Friday, June 11, 2021

Scott Radnitz's "Revealing Schemes"

Scott Radnitz is the Herbert J. Ellison Associate Professor of Russian and Eurasian Studies in the Henry M. Jackson School of International Studies at the University of Washington. His scholarly publications include Weapons of the Wealthy: Predatory Regimes and Elite-Led Protests in Central Asia.

Radnitz applied the “Page 99 Test” to his new book, Revealing Schemes: The Politics of Conspiracy in Russia and the Post-Soviet Region, and reported the following:
Page 99 comes about midway through chapter 6, “The Emergence and Ascendancy of Conspiracism in Russia.” It discusses the Beslan attacks and President Vladimir Putin’s response to it, marking an important moment in Russia’s evolution into a regime in which the Kremlin strategically deployed conspiracy claims as part of its official narrative. This chapter argues that the critical change took place as a result of a series of tragedies and foreign policy setbacks occurring in close succession, starting with several attacks by Chechen militants in Russia proper and the Rose Revolution in Georgia. The terror attacks in particular cast doubt on the government’s claim to have ended the Chechen war(s) and restored stability in Russia. The fact that some Chechen militants had been hiding out in a remote part of Georgia created a linkage, from the Kremlin’s perspective, between internal threats from the North Caucasus and the possibility of external, and perhaps even Western, support for militants seeking to target the Russian state.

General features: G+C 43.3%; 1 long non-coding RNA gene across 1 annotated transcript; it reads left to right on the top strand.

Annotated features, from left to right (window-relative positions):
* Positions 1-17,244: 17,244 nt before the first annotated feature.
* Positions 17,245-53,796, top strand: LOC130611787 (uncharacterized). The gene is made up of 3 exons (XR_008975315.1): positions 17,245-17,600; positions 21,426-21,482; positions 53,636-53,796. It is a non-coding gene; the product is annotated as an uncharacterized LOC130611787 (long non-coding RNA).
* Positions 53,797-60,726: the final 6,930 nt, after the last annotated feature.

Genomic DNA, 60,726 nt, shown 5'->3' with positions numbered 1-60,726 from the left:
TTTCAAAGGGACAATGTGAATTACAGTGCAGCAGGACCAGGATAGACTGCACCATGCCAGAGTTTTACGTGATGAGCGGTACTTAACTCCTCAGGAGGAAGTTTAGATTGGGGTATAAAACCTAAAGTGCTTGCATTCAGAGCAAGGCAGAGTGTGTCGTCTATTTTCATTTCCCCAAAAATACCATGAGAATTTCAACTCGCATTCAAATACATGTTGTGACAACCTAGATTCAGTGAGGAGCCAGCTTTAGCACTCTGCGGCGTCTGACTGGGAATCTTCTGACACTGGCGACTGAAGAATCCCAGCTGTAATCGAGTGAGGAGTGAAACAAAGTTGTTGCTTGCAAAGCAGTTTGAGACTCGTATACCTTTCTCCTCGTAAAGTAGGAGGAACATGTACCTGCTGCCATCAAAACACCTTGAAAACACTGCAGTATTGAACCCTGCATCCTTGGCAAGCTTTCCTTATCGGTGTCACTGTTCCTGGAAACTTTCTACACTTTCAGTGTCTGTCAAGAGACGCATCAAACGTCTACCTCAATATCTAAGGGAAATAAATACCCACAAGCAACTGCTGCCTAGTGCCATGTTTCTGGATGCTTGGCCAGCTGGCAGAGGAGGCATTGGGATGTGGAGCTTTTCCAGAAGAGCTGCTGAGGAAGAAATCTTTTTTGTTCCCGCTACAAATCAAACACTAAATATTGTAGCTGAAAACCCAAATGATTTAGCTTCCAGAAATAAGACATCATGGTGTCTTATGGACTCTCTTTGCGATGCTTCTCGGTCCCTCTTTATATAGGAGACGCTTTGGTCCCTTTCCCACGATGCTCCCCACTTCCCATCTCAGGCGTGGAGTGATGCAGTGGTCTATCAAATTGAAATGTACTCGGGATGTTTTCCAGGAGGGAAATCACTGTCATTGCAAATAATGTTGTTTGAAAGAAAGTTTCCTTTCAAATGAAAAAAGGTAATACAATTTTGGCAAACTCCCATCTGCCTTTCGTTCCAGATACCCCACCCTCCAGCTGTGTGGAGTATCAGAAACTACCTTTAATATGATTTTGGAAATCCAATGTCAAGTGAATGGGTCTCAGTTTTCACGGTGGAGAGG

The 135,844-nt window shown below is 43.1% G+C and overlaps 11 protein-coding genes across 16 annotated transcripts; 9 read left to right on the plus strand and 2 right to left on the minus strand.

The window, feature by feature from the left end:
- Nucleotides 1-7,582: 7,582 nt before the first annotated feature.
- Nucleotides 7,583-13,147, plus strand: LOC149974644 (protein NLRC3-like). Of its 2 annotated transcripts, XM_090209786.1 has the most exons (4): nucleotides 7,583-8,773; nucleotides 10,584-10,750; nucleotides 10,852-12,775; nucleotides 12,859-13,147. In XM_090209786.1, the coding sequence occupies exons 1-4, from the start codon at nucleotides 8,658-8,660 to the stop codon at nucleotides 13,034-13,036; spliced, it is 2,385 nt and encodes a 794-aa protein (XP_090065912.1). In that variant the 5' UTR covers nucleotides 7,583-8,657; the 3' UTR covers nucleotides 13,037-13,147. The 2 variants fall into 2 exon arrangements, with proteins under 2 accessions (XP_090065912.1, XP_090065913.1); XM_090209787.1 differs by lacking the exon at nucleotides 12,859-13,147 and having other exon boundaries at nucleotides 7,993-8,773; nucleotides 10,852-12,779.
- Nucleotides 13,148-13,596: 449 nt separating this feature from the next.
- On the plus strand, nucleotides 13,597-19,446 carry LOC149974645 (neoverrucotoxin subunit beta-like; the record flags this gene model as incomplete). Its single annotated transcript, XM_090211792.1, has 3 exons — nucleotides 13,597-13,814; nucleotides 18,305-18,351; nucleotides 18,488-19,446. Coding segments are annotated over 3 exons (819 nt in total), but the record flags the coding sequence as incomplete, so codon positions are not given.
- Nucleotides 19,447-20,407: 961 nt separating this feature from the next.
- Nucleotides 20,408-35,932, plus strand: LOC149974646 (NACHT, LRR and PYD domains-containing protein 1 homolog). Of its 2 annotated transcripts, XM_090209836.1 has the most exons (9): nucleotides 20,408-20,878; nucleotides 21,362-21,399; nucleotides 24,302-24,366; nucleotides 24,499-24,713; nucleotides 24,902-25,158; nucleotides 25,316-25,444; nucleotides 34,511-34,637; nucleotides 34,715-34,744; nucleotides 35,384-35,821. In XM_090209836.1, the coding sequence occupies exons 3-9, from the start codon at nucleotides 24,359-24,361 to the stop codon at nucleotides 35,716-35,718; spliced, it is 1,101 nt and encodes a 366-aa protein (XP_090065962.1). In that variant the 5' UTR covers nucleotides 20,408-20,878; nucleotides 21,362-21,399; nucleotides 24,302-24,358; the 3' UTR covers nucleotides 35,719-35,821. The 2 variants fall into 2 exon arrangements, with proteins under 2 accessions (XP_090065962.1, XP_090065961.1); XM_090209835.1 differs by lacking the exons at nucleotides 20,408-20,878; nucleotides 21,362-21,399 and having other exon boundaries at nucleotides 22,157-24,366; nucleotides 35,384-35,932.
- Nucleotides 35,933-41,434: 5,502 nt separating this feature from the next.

It is in this context that militants wielding Kalashnikovs took over a Beslan school with over 1,000 schoolchildren and their families on September 1, 2004. As I describe on page 99: “After two days and halfhearted efforts at negotiations, Russian special forces launched a raid on the school. In the ensuing firefight, which lasted 10 hours, 334 hostages were killed.” This outcome sent shockwaves throughout the country. It was a national tragedy and a political crisis. Putin subsequently gave a speech in which he insinuated that foreign enemies hostile to Russia were aiding militants in their efforts, and used the episode as a pretext to concentrate more power in the executive. More important for this book, this event was critical in shifting the Kremlin’s rhetoric, if not its worldview, in a more conspiratorial direction. One can trace some of the Kremlin’s conspiratorial rhetoric up to today to ideas and tropes developed during this critical period between 2003 and 2005. The rest was (almost) history.
Learn more about Revealing Schemes at the Oxford University Press website.

The Page 99 Test: Weapons of the Wealthy.

--Marshal Zeringue